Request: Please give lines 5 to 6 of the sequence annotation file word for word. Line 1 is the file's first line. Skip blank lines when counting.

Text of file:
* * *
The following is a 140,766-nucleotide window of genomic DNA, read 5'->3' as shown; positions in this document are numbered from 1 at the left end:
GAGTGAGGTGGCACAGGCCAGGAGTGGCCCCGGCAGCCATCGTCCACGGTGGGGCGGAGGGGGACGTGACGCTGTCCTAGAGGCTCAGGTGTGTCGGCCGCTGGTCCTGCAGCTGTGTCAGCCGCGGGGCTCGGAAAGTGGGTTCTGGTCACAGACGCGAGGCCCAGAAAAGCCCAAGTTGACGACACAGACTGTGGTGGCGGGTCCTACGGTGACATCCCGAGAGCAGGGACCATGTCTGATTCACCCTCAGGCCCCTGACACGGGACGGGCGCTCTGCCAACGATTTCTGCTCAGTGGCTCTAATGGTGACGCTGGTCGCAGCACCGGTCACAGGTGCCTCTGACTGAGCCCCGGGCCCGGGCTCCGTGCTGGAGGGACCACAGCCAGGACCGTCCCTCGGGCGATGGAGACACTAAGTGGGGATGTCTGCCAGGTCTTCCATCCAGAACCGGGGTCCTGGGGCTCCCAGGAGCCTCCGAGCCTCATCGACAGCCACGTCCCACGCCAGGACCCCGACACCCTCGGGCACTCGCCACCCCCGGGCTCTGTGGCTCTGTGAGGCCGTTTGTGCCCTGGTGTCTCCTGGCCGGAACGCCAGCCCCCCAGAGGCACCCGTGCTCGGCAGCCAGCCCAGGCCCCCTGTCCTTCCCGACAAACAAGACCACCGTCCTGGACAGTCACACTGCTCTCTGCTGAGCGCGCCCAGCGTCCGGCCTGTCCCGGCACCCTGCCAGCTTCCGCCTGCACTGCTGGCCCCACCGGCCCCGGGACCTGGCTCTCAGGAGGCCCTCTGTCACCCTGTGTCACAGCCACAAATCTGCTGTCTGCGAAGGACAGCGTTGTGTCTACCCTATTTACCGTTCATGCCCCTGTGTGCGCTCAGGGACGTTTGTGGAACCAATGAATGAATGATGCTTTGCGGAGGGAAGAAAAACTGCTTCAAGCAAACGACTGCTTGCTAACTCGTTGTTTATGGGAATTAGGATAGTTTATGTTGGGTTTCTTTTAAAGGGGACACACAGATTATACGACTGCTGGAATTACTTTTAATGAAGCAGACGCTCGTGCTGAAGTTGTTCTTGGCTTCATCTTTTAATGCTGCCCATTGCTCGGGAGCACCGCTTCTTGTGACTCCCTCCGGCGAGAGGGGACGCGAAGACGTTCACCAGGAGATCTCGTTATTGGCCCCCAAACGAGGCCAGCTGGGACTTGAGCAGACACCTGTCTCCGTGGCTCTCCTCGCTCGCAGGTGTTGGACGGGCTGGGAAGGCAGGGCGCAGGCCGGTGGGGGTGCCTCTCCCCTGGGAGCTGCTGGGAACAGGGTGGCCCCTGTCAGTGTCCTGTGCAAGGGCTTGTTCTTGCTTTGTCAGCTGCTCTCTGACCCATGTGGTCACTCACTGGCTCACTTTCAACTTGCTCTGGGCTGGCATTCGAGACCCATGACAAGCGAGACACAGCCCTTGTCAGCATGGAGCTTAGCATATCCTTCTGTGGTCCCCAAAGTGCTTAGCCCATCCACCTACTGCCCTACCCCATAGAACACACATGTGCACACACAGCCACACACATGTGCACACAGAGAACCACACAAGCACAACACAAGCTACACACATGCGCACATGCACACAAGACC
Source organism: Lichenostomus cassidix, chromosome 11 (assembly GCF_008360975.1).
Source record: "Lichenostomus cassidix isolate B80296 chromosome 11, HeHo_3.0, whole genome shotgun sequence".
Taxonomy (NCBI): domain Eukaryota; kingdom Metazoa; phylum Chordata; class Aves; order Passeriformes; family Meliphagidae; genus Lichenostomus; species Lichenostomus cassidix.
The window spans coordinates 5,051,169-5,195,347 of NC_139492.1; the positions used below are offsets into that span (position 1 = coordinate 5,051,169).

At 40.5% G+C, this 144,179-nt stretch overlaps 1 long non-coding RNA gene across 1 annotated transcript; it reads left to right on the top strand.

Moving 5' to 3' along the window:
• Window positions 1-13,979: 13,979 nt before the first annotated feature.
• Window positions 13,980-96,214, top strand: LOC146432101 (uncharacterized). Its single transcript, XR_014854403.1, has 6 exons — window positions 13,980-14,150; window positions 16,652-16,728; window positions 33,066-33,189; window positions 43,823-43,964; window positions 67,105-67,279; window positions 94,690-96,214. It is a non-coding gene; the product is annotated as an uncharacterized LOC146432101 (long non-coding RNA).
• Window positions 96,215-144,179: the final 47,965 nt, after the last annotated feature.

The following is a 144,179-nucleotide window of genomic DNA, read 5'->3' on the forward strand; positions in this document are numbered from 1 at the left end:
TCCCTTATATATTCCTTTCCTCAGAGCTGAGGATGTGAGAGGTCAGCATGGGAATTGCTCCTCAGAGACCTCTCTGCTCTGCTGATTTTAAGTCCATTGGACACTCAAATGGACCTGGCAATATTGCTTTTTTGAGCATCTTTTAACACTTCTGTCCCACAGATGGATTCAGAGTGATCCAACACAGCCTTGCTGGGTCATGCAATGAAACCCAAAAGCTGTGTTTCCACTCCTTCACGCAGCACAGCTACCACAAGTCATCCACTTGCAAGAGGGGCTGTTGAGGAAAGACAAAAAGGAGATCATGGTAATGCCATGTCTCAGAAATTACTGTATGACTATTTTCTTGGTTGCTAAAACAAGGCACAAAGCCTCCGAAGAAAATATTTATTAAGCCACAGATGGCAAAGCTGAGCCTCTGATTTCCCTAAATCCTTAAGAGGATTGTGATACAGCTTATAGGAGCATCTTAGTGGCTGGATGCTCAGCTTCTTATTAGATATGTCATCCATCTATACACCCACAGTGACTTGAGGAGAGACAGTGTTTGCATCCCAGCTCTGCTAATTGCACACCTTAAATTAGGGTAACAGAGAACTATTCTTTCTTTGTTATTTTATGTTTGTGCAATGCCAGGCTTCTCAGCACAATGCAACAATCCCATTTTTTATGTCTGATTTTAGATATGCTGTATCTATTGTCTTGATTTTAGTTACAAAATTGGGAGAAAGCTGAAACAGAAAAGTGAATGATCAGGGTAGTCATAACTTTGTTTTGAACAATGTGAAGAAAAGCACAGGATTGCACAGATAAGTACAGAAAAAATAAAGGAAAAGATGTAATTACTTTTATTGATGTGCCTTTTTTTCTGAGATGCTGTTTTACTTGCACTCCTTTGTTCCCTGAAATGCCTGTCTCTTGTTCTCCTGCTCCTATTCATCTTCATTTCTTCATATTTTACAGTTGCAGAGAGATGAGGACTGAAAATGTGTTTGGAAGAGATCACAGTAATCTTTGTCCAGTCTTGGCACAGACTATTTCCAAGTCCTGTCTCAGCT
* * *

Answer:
Taxonomy (NCBI): domain Eukaryota; kingdom Metazoa; phylum Chordata; class Aves; order Passeriformes; family Meliphagidae; genus Lichenostomus; species Lichenostomus cassidix.
The window spans coordinates 5,051,169-5,195,347 of NC_139492.1; the positions used below are offsets into that span (position 1 = coordinate 5,051,169).